The San Bernardino shooting has led to all types of confusions for many reasons, and now it’s being reported that the media actually made things a bit worse on Thursday, December 3. According to The Blaze, members of the media rushed the home of the San Bernardino shooters – identified as Muslim newlyweds Muslim newlyweds, Syed Farook, 28, and his wife, Tashfeen Malik, 27 – to broadcast live coverage of the findings inside the apartment. However, there’s just one problem.
Apparently, investigators had not been inside the home yet, so reporters were accused of contaminating what was considered a “still-live crime scene.” But, surprisingly, it is still unclear who actually allowed the reporters to enter the apartment. Here’s why:
At the beginning of the news clip, Anderson Cooper asks how the reporters were able to enter the apartment. One of the members of the media insisted the landlord allowed them to enter. The landlord reportedly came to the apartment with a crowbar and drill to open the door which had been barricaded with a piece of wood. The news reporters insisted they were allowed to enter because local authorities were no longer interested in the apartment because they’d confiscated all that was needed for the investigation.
Here’s the CNN news clip via YouTube.
However, The Blaze contacted the San Bernardino Sheriff’s Office and was told that it was unclear why the media was allowed to enter the suspects’ home.
San Bernardino Sheriff's office tells TheBlaze that he has "no clue" who would have authorized reporters to enter suspect's home.
— Chris Enloe (@chrisenloe) December 4, 2015
Initially, investigators suspected that the landlord had granted the media entrance into the apartment based on their account, but later learned he denied doing so. Although most Americans were captivated by news updates about the San Bernardino shooting, many wondered how news reporters gained access to the home of two possible terrorists.
— CBS Los Angeles (@CBSLA) December 4, 2015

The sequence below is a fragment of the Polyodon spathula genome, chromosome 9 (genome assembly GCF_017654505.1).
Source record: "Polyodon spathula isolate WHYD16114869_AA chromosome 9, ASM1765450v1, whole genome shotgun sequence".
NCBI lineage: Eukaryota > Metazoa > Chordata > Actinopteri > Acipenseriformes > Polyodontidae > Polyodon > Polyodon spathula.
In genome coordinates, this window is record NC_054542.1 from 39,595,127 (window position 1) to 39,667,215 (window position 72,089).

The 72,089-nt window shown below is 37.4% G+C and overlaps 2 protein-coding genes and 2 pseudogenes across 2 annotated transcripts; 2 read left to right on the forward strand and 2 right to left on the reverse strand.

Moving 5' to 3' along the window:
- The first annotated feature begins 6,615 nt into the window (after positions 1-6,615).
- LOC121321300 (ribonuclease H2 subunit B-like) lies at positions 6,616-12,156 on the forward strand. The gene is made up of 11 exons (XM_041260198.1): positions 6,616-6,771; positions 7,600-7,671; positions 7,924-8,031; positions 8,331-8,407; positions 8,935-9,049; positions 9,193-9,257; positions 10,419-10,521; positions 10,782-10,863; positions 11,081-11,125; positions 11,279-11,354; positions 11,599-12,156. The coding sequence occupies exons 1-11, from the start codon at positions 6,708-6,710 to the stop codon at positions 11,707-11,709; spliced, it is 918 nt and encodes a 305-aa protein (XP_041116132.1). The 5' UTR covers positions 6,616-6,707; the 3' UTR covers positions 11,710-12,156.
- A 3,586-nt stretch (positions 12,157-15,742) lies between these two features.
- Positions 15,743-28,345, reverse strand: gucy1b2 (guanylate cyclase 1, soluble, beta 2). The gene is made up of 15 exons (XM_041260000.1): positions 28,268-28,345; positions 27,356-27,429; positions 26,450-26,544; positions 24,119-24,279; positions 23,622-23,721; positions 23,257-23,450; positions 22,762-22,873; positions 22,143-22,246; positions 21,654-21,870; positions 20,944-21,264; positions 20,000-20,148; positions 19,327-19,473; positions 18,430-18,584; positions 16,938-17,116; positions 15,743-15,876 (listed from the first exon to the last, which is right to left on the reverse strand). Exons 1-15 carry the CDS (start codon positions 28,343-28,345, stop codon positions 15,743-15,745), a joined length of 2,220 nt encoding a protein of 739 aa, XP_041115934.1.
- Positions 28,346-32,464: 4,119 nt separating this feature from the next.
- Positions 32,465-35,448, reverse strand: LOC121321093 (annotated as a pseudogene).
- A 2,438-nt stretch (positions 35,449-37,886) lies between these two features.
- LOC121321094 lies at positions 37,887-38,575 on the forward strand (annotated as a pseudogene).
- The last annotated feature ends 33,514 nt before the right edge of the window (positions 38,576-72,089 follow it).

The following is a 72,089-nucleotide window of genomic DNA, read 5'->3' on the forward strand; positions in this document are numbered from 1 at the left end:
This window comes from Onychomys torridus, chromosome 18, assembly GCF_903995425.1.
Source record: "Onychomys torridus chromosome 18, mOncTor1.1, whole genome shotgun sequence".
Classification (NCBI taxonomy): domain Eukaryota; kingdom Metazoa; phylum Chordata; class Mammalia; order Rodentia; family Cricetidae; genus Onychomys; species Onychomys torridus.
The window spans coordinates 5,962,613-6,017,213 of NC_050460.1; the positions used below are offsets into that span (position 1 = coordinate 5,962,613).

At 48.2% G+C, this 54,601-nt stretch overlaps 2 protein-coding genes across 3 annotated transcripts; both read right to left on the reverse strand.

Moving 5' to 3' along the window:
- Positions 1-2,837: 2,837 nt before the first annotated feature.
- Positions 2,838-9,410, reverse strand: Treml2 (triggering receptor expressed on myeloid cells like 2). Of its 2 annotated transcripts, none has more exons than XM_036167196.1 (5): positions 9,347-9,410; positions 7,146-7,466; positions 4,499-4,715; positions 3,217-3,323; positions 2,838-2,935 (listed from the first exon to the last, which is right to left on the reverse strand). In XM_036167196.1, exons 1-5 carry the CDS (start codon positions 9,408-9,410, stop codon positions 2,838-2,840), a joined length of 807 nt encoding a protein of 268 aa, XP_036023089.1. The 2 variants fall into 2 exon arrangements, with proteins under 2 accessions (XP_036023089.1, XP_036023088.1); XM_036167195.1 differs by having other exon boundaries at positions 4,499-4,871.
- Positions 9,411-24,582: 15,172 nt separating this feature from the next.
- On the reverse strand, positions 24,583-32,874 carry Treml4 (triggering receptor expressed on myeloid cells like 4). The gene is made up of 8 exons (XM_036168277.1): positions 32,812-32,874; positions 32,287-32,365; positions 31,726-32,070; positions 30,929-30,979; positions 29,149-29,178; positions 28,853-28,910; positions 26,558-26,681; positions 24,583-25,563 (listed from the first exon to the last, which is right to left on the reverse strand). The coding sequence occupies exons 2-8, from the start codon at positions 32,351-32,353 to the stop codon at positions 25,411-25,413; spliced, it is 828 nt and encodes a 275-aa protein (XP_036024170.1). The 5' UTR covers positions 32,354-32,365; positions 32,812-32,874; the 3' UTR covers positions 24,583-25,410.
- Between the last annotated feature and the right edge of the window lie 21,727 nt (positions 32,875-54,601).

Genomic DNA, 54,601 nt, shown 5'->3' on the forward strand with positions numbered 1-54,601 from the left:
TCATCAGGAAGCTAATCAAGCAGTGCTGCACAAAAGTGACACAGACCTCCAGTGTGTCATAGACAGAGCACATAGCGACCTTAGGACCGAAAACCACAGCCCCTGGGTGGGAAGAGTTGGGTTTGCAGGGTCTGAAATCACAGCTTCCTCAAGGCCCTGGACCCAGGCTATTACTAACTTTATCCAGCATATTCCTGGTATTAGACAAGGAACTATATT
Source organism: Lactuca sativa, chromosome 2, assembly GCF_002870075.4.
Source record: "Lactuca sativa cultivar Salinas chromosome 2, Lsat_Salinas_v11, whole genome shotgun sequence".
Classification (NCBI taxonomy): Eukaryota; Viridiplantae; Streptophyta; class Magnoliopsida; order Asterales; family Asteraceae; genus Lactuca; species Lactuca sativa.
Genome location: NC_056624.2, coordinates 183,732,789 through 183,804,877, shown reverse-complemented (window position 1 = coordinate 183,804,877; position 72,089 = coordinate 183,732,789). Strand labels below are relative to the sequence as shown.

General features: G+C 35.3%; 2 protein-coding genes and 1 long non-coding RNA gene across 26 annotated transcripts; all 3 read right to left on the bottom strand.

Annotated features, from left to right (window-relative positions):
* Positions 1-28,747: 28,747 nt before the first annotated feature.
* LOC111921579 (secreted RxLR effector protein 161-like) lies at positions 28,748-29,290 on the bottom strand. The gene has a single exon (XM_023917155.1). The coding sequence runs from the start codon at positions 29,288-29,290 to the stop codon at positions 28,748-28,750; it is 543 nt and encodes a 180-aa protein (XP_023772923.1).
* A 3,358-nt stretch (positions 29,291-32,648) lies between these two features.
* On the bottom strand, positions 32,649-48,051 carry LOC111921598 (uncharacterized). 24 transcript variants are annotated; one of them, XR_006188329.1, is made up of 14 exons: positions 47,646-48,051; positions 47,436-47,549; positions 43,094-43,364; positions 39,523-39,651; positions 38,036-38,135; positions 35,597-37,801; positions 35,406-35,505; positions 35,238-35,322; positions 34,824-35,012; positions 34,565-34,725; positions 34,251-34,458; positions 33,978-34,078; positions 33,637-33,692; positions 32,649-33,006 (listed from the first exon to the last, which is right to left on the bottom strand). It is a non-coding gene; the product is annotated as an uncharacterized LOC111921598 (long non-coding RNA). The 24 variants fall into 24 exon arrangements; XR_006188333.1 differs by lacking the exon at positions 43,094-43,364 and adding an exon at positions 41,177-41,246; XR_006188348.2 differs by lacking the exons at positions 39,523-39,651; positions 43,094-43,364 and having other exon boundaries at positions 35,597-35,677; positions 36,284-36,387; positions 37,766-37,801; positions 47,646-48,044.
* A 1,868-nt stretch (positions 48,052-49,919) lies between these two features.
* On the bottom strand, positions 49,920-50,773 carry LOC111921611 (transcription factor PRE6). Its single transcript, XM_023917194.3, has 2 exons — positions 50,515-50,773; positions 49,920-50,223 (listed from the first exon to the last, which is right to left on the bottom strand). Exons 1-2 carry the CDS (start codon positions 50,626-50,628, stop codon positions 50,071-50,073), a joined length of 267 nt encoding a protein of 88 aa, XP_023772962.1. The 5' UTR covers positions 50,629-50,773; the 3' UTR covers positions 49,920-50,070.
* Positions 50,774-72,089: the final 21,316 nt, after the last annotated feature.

For those who missed it, investigators found “arsenal of ammunition, including 2,000 9mm rounds, another 2,500.223 rounds and several hundred long rifle bullets, along with 12 pipe bombs and tools that could be used to construct IEDs” inside the San Bernardino shooters’ home, according to the Daily Mail. Since the reporters were inside the apartment while it was still an active crime scene, there is a possibility a substantial amount of evidence could have been contaminated due to fingerprints from members of the media. It is also still unclear whether or not the explosives were still inside the home. Since reporters did find a number of items that would have normally been used for the investigation, it is still unclear whether the media got there before or after investigators.
Findings in raid of San Bernardino shooters' home: - 12 pipe bombs - 4,500 bullets - Tools for making explosives https://t.co/42gHSj9IyP
— Daily Mail US (@DailyMail) December 3, 2015
CNN’s law enforcement analyst, Harry Houck, shared his reaction to the disturbing news coverage, admitting that he got “chills” seeing the media and news reporters contaminate possible evidence for the case. He was simply shocked and appalled that they were allowed to enter.
“I don’t see any fingerprint dust on the walls where they went in there and checked for fingerprints for other people that might have been connected with these two. You’ve got documents laying all over the place; you’ve got shredded documents…You have passports, you’ve got drivers’ licenses — now you have thousands of fingerprints all over inside this crime scene.”
“I am so shocked, I cannot believe it.”
If members of the media have tampered with evidence that could contribute to the investigation, it is unclear how the investigation will turn out. At this point, they are reportedly faced with a big problem if the San Bernardino shooters’ home was still, indeed, an active crime scene.
[Image via YouTube Screen Capture]